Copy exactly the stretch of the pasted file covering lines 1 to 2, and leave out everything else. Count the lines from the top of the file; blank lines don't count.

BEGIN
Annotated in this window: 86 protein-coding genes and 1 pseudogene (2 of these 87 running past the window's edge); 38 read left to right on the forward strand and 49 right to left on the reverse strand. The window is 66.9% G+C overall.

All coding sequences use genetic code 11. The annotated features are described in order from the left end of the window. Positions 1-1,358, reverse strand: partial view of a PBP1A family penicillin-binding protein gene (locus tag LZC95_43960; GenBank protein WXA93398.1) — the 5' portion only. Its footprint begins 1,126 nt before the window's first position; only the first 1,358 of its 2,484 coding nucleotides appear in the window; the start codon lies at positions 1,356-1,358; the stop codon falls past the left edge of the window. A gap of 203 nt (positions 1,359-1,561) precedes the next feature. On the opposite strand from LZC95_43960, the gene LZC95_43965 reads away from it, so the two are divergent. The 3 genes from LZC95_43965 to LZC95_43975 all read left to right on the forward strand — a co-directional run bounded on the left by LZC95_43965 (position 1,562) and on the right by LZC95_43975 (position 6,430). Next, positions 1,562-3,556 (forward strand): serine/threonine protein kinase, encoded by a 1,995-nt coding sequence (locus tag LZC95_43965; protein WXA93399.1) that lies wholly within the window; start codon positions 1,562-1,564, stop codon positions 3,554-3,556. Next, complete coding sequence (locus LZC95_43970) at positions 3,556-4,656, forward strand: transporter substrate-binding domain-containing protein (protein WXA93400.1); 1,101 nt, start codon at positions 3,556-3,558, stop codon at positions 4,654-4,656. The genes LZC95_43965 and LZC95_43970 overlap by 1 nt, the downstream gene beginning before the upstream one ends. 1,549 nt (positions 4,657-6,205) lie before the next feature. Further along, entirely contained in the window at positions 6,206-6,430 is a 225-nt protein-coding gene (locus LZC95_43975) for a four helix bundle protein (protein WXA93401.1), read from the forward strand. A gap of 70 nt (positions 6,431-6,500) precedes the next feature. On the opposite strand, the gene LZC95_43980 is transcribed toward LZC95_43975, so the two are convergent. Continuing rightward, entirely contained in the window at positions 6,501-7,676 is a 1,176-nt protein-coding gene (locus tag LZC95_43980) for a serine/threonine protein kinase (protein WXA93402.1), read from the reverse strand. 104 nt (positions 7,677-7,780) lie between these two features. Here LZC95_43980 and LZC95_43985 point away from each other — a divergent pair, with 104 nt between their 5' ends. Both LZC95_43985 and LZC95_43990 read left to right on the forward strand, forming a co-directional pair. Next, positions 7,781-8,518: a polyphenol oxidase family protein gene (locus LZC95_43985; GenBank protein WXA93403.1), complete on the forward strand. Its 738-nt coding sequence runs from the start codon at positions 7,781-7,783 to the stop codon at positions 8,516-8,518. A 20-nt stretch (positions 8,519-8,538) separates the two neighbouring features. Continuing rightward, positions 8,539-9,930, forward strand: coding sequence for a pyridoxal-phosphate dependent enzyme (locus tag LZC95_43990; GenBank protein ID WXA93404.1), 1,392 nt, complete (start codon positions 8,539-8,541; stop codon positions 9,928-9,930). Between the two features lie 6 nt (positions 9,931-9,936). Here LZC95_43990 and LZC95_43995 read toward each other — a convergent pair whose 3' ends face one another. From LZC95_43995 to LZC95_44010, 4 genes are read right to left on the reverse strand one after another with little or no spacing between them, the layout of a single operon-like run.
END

Annotated in this window: 86 protein-coding genes and 1 pseudogene (2 of these 87 running past the window's edge); 38 read left to right on the forward strand and 49 right to left on the reverse strand. The window is 66.9% G+C overall.

All coding sequences use genetic code 11. The annotated features are described in order from the left end of the window. Positions 1-1,358, reverse strand: partial view of a PBP1A family penicillin-binding protein gene (locus tag LZC95_43960; GenBank protein WXA93398.1) — the 5' portion only. Its footprint begins 1,126 nt before the window's first position; only the first 1,358 of its 2,484 coding nucleotides appear in the window; the start codon lies at positions 1,356-1,358; the stop codon falls past the left edge of the window. A gap of 203 nt (positions 1,359-1,561) precedes the next feature. On the opposite strand from LZC95_43960, the gene LZC95_43965 reads away from it, so the two are divergent. The 3 genes from LZC95_43965 to LZC95_43975 all read left to right on the forward strand — a co-directional run bounded on the left by LZC95_43965 (position 1,562) and on the right by LZC95_43975 (position 6,430). Next, positions 1,562-3,556 (forward strand): serine/threonine protein kinase, encoded by a 1,995-nt coding sequence (locus tag LZC95_43965; protein WXA93399.1) that lies wholly within the window; start codon positions 1,562-1,564, stop codon positions 3,554-3,556. Next, complete coding sequence (locus LZC95_43970) at positions 3,556-4,656, forward strand: transporter substrate-binding domain-containing protein (protein WXA93400.1); 1,101 nt, start codon at positions 3,556-3,558, stop codon at positions 4,654-4,656. The genes LZC95_43965 and LZC95_43970 overlap by 1 nt, the downstream gene beginning before the upstream one ends. 1,549 nt (positions 4,657-6,205) lie before the next feature. Further along, entirely contained in the window at positions 6,206-6,430 is a 225-nt protein-coding gene (locus LZC95_43975) for a four helix bundle protein (protein WXA93401.1), read from the forward strand. A gap of 70 nt (positions 6,431-6,500) precedes the next feature. On the opposite strand, the gene LZC95_43980 is transcribed toward LZC95_43975, so the two are convergent. Continuing rightward, entirely contained in the window at positions 6,501-7,676 is a 1,176-nt protein-coding gene (locus tag LZC95_43980) for a serine/threonine protein kinase (protein WXA93402.1), read from the reverse strand. 104 nt (positions 7,677-7,780) lie between these two features. Here LZC95_43980 and LZC95_43985 point away from each other — a divergent pair, with 104 nt between their 5' ends. Both LZC95_43985 and LZC95_43990 read left to right on the forward strand, forming a co-directional pair. Next, positions 7,781-8,518: a polyphenol oxidase family protein gene (locus LZC95_43985; GenBank protein WXA93403.1), complete on the forward strand. Its 738-nt coding sequence runs from the start codon at positions 7,781-7,783 to the stop codon at positions 8,516-8,518. A 20-nt stretch (positions 8,519-8,538) separates the two neighbouring features. Continuing rightward, positions 8,539-9,930, forward strand: coding sequence for a pyridoxal-phosphate dependent enzyme (locus tag LZC95_43990; GenBank protein ID WXA93404.1), 1,392 nt, complete (start codon positions 8,539-8,541; stop codon positions 9,928-9,930). Between the two features lie 6 nt (positions 9,931-9,936). Here LZC95_43990 and LZC95_43995 read toward each other — a convergent pair whose 3' ends face one another. From LZC95_43995 to LZC95_44010, 4 genes are read right to left on the reverse strand one after another with little or no spacing between them, the layout of a single operon-like run.